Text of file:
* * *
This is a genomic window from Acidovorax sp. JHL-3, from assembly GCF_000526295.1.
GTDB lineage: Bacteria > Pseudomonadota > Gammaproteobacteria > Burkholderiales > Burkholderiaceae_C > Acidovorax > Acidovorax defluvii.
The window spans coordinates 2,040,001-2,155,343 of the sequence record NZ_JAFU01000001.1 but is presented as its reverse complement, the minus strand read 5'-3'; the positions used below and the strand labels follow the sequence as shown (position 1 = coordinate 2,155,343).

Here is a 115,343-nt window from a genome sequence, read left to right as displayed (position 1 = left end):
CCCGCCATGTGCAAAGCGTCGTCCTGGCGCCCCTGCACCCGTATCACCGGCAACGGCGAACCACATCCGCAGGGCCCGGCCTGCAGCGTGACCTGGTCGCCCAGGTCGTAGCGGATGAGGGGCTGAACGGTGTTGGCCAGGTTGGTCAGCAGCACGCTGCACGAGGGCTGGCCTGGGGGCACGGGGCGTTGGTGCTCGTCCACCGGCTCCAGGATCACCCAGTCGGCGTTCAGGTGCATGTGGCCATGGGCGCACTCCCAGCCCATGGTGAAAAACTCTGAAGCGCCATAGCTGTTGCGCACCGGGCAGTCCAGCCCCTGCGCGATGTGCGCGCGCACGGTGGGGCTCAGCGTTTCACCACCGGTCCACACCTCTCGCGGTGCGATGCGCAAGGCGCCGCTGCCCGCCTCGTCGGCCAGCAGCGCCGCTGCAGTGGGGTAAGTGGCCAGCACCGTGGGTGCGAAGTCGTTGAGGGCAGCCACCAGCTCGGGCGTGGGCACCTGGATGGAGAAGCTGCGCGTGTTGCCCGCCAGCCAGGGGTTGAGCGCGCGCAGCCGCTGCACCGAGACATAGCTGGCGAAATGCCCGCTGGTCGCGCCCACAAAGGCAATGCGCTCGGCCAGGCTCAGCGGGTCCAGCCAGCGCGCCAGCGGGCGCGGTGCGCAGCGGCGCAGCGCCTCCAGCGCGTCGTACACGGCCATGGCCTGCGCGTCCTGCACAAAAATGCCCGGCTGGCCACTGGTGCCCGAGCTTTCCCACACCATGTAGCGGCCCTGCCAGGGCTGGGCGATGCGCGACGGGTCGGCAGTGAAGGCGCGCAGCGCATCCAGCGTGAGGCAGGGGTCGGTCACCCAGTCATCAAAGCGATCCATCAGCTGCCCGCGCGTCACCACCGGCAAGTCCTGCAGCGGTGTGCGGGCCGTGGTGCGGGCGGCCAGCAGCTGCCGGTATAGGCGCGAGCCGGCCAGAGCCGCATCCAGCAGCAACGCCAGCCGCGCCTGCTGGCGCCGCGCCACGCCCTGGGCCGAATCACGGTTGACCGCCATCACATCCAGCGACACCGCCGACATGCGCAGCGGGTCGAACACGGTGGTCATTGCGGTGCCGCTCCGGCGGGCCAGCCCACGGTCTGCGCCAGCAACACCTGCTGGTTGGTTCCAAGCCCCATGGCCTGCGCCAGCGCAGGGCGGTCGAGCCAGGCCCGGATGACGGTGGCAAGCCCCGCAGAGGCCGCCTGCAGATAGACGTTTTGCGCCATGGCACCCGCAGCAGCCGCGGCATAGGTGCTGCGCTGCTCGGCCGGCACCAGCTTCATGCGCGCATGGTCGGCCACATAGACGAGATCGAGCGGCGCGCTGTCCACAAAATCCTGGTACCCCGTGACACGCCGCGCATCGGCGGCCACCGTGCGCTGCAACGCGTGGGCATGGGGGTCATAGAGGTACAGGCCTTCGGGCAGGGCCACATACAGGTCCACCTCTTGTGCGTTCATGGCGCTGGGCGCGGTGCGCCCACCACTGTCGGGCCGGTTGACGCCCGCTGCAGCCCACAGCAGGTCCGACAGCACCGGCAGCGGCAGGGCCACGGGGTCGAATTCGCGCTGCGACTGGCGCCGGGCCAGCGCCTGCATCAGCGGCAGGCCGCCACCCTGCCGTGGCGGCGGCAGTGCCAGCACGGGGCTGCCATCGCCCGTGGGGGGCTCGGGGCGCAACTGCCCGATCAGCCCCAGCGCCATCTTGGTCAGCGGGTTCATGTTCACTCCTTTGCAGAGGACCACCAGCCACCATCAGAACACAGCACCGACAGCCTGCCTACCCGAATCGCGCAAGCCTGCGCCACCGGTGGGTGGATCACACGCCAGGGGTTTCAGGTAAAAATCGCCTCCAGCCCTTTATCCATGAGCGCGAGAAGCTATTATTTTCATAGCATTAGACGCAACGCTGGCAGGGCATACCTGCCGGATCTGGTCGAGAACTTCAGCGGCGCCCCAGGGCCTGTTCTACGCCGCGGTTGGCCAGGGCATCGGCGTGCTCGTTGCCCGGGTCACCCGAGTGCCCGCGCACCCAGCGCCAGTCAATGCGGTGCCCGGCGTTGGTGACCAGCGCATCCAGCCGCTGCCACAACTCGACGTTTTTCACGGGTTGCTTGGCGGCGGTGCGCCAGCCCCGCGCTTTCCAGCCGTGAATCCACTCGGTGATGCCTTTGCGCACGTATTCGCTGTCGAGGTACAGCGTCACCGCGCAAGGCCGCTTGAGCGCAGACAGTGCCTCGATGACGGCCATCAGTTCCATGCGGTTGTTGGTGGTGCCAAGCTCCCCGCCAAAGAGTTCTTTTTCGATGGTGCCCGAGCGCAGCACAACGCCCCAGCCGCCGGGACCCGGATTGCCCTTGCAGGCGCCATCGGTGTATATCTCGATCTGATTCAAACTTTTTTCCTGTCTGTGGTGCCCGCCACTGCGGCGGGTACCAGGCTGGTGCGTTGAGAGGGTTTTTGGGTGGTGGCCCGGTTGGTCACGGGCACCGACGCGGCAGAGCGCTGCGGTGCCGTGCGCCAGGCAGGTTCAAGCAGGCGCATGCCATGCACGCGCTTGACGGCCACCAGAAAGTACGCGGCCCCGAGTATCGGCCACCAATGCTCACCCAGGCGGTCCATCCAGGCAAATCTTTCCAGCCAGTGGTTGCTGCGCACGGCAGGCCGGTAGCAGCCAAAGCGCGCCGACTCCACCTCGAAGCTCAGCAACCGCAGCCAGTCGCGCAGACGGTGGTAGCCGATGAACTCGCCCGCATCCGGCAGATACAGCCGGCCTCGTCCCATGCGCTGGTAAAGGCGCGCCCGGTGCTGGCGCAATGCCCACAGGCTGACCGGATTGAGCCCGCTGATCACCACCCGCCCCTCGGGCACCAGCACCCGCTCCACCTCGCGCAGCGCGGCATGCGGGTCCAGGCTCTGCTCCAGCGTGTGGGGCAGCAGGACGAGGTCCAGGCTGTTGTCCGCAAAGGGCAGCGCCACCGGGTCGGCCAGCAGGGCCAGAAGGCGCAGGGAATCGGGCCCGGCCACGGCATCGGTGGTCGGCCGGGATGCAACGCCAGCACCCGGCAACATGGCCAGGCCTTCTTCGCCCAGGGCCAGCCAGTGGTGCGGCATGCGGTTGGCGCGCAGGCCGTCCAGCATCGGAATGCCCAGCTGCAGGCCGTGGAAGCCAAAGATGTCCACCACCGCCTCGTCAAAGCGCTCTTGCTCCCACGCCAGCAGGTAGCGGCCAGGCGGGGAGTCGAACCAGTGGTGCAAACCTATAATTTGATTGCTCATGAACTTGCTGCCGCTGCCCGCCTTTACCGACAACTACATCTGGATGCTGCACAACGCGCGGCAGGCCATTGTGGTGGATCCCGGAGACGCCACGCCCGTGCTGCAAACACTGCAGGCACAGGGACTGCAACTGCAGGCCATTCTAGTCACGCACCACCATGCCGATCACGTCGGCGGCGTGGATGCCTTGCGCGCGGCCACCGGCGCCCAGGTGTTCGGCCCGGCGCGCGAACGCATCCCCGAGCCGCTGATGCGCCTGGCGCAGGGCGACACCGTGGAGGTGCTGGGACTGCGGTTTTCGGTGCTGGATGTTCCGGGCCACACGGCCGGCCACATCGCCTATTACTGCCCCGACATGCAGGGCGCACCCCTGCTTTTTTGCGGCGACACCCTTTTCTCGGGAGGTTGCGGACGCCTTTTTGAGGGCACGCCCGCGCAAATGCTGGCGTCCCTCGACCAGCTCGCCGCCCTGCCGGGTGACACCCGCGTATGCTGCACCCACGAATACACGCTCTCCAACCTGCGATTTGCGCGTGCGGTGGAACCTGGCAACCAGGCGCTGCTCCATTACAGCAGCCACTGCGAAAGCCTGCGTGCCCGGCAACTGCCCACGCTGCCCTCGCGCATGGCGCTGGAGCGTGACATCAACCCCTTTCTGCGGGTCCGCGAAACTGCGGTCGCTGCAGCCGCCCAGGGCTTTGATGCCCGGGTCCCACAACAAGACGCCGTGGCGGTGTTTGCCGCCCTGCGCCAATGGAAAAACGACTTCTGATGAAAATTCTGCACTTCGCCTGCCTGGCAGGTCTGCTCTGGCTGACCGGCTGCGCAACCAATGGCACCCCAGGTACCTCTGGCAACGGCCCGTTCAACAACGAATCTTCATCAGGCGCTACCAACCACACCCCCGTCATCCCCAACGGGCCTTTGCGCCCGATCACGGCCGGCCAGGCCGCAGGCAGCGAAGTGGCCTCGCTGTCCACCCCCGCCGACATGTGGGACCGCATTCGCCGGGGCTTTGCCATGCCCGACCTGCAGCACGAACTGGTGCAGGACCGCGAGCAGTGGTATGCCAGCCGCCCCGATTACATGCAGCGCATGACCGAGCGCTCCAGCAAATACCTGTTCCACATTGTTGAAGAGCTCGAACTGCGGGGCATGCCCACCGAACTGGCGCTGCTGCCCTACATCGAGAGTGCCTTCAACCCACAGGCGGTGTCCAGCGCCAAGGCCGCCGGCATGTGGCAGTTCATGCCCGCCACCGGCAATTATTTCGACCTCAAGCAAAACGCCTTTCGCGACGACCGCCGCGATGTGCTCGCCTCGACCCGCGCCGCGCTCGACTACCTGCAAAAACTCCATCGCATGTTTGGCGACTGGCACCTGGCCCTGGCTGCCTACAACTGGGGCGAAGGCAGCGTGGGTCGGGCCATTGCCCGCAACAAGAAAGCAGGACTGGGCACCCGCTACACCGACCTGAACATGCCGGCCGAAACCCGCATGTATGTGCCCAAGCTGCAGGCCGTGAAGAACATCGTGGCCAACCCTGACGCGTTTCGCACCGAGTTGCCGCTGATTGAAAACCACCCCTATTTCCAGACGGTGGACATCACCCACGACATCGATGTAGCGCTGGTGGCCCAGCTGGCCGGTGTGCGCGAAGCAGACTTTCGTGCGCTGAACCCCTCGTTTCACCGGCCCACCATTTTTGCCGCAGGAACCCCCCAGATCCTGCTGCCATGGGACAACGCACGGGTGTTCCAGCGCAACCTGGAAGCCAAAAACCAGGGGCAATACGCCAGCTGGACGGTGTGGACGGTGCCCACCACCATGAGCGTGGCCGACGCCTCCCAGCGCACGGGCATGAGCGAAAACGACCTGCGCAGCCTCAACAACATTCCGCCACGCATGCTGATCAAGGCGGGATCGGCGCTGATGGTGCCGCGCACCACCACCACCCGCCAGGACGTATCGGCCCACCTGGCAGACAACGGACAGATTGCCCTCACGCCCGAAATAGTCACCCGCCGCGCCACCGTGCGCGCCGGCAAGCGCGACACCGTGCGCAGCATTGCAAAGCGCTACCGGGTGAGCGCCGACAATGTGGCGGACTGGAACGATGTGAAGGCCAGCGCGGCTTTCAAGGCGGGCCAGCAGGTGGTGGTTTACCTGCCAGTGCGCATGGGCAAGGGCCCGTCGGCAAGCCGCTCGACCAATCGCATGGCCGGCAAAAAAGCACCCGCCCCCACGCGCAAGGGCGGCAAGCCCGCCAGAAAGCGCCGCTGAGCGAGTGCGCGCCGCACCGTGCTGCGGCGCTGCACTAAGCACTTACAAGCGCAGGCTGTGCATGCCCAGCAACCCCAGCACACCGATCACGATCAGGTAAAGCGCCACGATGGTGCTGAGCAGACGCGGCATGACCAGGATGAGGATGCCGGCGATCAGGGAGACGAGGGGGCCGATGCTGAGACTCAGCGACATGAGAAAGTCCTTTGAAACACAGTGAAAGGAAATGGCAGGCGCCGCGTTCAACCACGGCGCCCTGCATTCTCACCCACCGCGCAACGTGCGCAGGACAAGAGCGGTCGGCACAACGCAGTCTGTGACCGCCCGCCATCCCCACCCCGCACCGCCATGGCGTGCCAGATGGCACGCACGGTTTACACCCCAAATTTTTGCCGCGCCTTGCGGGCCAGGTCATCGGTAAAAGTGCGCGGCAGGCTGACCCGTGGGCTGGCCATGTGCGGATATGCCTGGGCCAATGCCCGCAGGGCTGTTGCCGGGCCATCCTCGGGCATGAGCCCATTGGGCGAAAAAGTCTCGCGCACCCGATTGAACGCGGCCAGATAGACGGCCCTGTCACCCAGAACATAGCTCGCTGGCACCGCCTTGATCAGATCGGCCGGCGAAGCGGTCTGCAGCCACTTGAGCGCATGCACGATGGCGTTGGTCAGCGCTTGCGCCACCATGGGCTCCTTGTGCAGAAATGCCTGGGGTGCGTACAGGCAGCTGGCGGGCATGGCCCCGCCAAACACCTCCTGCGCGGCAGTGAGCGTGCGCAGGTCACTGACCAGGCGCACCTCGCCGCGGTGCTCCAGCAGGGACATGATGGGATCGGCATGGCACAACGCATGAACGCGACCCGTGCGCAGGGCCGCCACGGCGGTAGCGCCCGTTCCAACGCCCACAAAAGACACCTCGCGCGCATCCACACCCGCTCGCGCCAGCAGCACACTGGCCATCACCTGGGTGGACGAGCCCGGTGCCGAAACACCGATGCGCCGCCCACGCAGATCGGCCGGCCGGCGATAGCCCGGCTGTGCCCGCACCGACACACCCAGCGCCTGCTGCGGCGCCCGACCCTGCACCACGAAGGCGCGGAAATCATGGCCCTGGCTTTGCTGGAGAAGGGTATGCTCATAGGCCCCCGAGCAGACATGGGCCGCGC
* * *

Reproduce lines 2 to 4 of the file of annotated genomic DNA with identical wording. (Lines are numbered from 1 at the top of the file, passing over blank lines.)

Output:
GTDB lineage: Bacteria > Pseudomonadota > Gammaproteobacteria > Burkholderiales > Burkholderiaceae_C > Acidovorax > Acidovorax defluvii.
The window spans coordinates 2,040,001-2,155,343 of the sequence record NZ_JAFU01000001.1 but is presented as its reverse complement, the minus strand read 5'-3'; the positions used below and the strand labels follow the sequence as shown (position 1 = coordinate 2,155,343).

Here is a 115,343-nt window from a genome sequence, read left to right as displayed (position 1 = left end):